In the Central Western part of Bulgaria, 30 km away from Pernik is Svetlya village, which is part of Kovachevtsi municipality.
Its inhabitants like to tell about the traditional feast Surova, which they safeguard and maintain “from time immemorial”. Here is the story of one of them:“I started going with the survashkari on Surova before I started attending school. My grandfather and uncle made me a mask and took me in the group. This was around 1961-1962. There were other kids, but only boys, girls did not go on Surova. Most children dressed as young girls, but there were also some with masks, if their fathers were keen enough to make them ones… The older survhaskari were with high masks made of bird wings. In front of the face is a wooden hollow with holes for the eyes and the mouth, leather or cloth on its back and wings from fowls glued close together on top. It takes more than a month to create a mask. I used to buy 20–30 hens. We use their feathers and wings for the masks and with the meat we treat ourselves while preparing for Surova. The greatest number of masks we have prepared in the house of Sando. All his rooms were full of feathers, wings, leathers, hollows, horns and rags. A month or two before 13 January we used to gather there, eat hens and manufacture the masks. Later we moved to one of the schoolrooms. Some 30 years ago, we substituted the wings with feathers only, because they are lighter and more comfortable for the continuous wearing. The costumes in Svetlya have always been made of many-colored cloth ribbons. We gather old bed sheets, shirts and dresses from the grannies, clothes which are no longer used. Months before the festival men manufacture the masks… And women help with the costumes – they sew the ribbons on old home or working clothes. In each house there are two-three masks. Now, besides that everyone makes their own mask, we have 50-60 common masks. We keep them in the hall of the cultural house. Whoever wants to play and does not have a mask, takes one of them and goes with the group.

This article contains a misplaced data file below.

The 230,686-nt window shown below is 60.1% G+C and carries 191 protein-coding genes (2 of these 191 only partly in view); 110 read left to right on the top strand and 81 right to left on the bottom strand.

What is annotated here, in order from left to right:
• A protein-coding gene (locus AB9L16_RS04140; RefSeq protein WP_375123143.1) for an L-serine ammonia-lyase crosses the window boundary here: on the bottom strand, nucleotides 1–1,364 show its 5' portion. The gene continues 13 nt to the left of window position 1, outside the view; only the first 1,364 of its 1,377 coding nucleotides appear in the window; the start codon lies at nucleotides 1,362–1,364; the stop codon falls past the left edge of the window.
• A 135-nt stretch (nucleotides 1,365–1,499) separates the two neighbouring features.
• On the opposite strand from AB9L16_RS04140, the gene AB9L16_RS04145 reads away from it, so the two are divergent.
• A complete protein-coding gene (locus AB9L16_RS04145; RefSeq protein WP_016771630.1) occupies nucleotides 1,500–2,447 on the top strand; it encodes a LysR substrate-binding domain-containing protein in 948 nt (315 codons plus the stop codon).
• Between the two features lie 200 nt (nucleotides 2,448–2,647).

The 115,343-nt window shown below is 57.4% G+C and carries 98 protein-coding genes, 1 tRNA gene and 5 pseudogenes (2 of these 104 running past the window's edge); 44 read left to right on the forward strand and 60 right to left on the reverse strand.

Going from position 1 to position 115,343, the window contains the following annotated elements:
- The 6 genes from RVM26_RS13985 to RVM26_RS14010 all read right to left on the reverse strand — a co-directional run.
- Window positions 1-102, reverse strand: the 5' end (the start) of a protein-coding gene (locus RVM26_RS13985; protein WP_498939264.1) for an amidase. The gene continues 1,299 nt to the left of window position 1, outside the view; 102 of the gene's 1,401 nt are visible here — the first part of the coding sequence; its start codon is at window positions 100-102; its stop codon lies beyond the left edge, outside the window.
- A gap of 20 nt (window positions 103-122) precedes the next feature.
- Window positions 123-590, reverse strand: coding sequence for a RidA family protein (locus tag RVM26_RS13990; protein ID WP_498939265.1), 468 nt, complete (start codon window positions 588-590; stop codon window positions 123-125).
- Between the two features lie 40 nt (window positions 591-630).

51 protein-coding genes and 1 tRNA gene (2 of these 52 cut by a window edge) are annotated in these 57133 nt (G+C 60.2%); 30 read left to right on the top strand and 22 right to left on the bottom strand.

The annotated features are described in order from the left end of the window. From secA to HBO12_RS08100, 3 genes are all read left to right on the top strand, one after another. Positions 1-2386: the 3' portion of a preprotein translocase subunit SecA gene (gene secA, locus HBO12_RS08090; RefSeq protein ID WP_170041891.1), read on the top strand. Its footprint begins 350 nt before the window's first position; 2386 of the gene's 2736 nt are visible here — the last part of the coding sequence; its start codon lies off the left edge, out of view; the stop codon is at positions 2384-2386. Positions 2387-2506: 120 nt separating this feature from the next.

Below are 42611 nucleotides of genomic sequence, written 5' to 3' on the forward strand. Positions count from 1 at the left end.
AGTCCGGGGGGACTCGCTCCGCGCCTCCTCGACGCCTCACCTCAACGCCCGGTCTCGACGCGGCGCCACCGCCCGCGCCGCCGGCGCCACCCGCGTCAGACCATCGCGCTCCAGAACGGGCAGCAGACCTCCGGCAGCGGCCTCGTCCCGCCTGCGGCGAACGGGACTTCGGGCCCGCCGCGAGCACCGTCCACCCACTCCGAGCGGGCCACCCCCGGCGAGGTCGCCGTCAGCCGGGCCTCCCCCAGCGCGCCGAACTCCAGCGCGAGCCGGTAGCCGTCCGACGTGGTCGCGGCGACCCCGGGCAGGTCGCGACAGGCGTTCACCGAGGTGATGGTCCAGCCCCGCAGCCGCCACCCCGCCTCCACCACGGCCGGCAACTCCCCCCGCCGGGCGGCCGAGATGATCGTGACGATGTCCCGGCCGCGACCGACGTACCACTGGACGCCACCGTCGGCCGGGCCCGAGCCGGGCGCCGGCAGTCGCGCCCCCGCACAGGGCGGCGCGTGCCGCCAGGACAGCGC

In my childhood, the survashkari group gathered in the evening on 13 January and set off for some of the neighboring villages. We have visited Elov dol, Berende, Chepino, Sirishtnik. We go there, in every house they expect us, we – frozen, enter about ten persons in some of the houses, warm ourselves and have supper, the older ones drink rakia (brendy). In the meantime “the bride” and the group with her (“groom”, “father in law”, “mother in law”, “standard bearer”, “best man” with a marriage tree, “priest”, “a bear with a bear keeper”) go to every house of the village. Everywhere they are well gifted. They should not omit a single yard, because that would be very offensive for the hosts. When all the houses are visited, we go back to our village. We rest for a bit and then go around the village houses. They all expect us with impatience, invite us in. Back then and today as well, we do not omit a single house. I remember when I was a child, no one had the right to remove his mask while playing, they should not know who was behind the mask. Now we take them off… we do not keep that…
In the recent years, we go to the neighboring villages just to play along with their groups around the fire. We do not visit the houses.
No men in the village has ever missed to disguise on Surova. While I was at work, I would always arrange it with the supervisor of my shift to go on leave for those days. Some took a sick leave in order to play. Even when I served as a soldier, I nevertheless got home for 13 and 14 January. I told my commander that if he would not let me go I would run away. But not only the survashkari are like that. The hosts who welcome them are also here and expect them. Now in Svetlya there are only a few inhabitants left, but on this day everyone comes back home from all places in Bulgaria to welcome the survashkari and to enjoy them. One girl from our village got married in Belgium but her family never misses Surova. They all come back for this day in the village, have fun with the survashkari and welcome them home.”
Recorded in 2018